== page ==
Category Archives: Agriculture

Scientists determine key factors of honeybee decline

Working with Bees – Virginia Tech from VirginiaTech on Vimeo.

Though a contributing factor, farmer-applied pesticides are not the primary cause of honeybee colony loss in Virginia, according to Virginia Tech scientists Richard Fell and Carlyle Brewster.

The scientists recently took wax, pollen, and bee samples from more than 110 hives across the state and have analyzed about half of them for pesticide residues.

class2“We did not find excessive amounts of agricultural pesticides in the hives, but we did find a significant amount of beekeeper-applied miticide,” said Fell, professor emeritus of entomology in the College of Agriculture and Life Sciences.

Intended to kill the invasive, parasitic varroa mite, miticides can also be damaging to bees. Fell urged beekeepers to sample their colonies to determine mite infestation levels before treating. If treatment is necessary, beekeepers should use a miticide that does not cause residue problems, such as formic acid.

As more information emerges on the spread of the Zika virus, Fell also encouraged the public to be mindful that mosquito pesticides are toxic to honeybees and should only be applied when absolutely necessary.

Fell and Brewster, who is also a professor of entomology, are now in the third year of a five-year, $1.4 million project funded by the Virginia Department of Agriculture and Consumer Services to better understand honeybee decline.

Their next step is to examine select hives more intensely to determine other key factors involved in honeybee loss. The approximate rate of hive loss in Virginia is more than 30 percent per year, and continued losses are expected to drive up the cost for important crops that bees make possible, such as apples, melons, and squash.

While it is good news that agricultural pesticides are not wholly to blame, it also means that the problem is more complicated than expected, and the researchers have their work cut out for them.

“Landscape change, lack of habitat, and climate change’s impact on floral bloom seasons are all factors that impact honeybees that we need to learn more about and potentially develop strategies around,” Brewster said.

Tim Kring, department head of entomology, said he will hire two new pollinator scientists — one researcher and one Extension specialist — in the coming year.

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Extension is ahead of the curve on new food safety rules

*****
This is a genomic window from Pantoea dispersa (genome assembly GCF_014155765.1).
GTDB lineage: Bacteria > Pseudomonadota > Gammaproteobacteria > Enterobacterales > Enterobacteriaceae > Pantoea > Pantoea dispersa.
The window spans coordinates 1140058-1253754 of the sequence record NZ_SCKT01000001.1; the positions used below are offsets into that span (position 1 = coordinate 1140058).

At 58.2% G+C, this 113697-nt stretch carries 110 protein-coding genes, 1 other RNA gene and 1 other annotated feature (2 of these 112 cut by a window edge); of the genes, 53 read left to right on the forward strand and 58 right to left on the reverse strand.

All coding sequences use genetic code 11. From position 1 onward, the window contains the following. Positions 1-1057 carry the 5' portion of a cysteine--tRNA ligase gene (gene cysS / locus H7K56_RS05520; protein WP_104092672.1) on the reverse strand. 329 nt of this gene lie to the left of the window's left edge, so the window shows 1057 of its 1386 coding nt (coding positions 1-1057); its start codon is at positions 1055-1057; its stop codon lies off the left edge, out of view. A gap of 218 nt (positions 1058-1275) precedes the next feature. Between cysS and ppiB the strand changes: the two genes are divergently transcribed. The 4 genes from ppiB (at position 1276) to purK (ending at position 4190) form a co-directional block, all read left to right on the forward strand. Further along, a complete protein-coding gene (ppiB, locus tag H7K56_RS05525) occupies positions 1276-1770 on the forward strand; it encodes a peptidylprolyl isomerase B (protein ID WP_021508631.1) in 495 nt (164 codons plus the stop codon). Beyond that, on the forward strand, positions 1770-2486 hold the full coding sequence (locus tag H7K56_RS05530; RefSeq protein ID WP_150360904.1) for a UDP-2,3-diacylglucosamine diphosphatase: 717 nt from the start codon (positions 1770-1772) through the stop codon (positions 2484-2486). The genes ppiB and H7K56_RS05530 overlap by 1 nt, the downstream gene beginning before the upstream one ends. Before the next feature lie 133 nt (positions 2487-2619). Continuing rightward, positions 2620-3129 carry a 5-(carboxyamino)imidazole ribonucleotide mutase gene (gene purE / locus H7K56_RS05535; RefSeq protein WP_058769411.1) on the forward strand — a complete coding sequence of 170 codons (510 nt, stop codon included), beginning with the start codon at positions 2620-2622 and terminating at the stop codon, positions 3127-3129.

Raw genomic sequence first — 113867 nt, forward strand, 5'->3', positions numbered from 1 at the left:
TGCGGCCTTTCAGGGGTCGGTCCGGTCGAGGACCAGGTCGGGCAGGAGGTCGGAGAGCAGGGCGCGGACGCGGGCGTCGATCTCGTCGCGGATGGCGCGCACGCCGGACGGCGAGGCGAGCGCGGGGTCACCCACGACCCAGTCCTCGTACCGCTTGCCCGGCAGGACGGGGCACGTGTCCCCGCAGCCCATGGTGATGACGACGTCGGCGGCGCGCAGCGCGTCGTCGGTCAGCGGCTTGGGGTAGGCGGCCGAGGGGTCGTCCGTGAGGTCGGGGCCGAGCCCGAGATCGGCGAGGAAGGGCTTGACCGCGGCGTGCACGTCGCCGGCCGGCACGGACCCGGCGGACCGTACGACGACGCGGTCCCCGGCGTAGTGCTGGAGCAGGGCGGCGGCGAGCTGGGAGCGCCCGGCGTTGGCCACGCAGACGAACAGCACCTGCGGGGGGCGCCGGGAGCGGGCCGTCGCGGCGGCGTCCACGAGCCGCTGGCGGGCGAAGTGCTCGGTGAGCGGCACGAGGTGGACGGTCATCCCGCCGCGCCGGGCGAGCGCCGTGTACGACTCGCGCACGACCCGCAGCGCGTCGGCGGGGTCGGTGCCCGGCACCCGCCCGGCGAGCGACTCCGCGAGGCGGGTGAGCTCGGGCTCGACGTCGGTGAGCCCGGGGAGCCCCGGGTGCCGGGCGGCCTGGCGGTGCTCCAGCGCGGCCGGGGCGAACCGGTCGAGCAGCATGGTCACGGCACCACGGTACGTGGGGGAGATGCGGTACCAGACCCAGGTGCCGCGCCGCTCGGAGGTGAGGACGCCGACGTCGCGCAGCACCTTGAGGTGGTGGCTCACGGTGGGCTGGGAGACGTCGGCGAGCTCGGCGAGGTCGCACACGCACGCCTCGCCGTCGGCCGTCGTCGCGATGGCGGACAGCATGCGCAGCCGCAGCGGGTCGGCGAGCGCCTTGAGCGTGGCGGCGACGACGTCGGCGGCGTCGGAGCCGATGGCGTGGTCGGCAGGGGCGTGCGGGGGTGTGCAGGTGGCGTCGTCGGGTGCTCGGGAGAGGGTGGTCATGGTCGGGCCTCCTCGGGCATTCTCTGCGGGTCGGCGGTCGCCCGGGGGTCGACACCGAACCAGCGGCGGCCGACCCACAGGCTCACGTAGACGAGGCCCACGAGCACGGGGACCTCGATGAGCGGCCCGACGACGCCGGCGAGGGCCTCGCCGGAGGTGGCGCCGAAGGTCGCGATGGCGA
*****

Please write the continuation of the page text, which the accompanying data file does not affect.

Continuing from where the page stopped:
As part of its grower services program, the Local Food Hub’s Adrianna Vargo conducts a mock audit of Singing Earth Farm in Augusta County.

As part of its grower services program, the Local Food Hub’s Adrianna Vargo conducts a mock audit of Singing Earth Farm in Augusta County.

Adrianna Vargo, director of grower services at Charlottesville’s Local Food Hub, has collaborated with Virginia Cooperative Extension to get critical information to growers regarding the Food and Drug Administration’s new Food Safety Modernization Act. Its aim is to make the food supply safer by shifting the focus from responding to food contamination problems to preventing them from occurring. The policy is the most sweeping reform of U.S. food safety laws for both human and animal foods in 70 years.

Vargo and Extension have acted as boots-on-the-ground liaisons for more than 60 growers throughout Virginia and in North Carolina by providing critical workshops to ensure producers will be able to comply with FSMA legislation.

“One of the aspects of this legislation that has been a huge concern for growers is water testing. FSMA requires so many more water tests throughout the growing season,” Vargo said. “Extension has been an invaluable resource for training. They have been very inclusive and responsive to growers’ needs.”

While implementation of updated food safety rules could be tricky for producers and others in the food supply chain, the new FSMA rules have been on Virginia Cooperative Extension’s radar for a long time. Extension has already been training growers and listening to the challenges they could face when the new rules go into effect after a grace period over the next couple of years.

“As Extension, we see a wide variety of needs, said Amber Vallotton, the state fresh produce food safety coordinator. “We already collaborate on a lot of programs for growers that address the issues that fall under FSMA. All of the trainings have been to push the whole point of understanding risk and preventive measures.”

Laura Strawn, an assistant professor of food science and technology and produce safety specialist at the Eastern Shore Agricultural Research and Extension Center, heads up technical resources, education, and outreach for Virginia through the FSMA Southern Training Center, part of a network of USDA-funded regional centers charged with helping stakeholders comply with FSMA rules. The Southern Training Center, represented by academic and industry experts, uses a “train the trainer” model to train others about the new regulations and requirements. Ultimately, these new trainers teach the growers.

As a lead instructor in both the Produce Safety Alliance and the Food Safety Preventive Controls Alliance curricula, Strawn has partnered with several grower associations and commodity boards, including the Northern Neck Vegetable Growers Association and the Virginia Apple Board, as well as the Virginia Department of Agriculture and Consumer Services and nongovernmental organizations like the Local Food Hub to provide FSMA trainings.

“We are well-prepared for the FSMA rules affecting the produce industry here in Virginia,” Strawn said. “Over the past year alone, we have communicated with several hundred growers throughout Virginia to discuss standards and compliance dates with the FSMA rules.”

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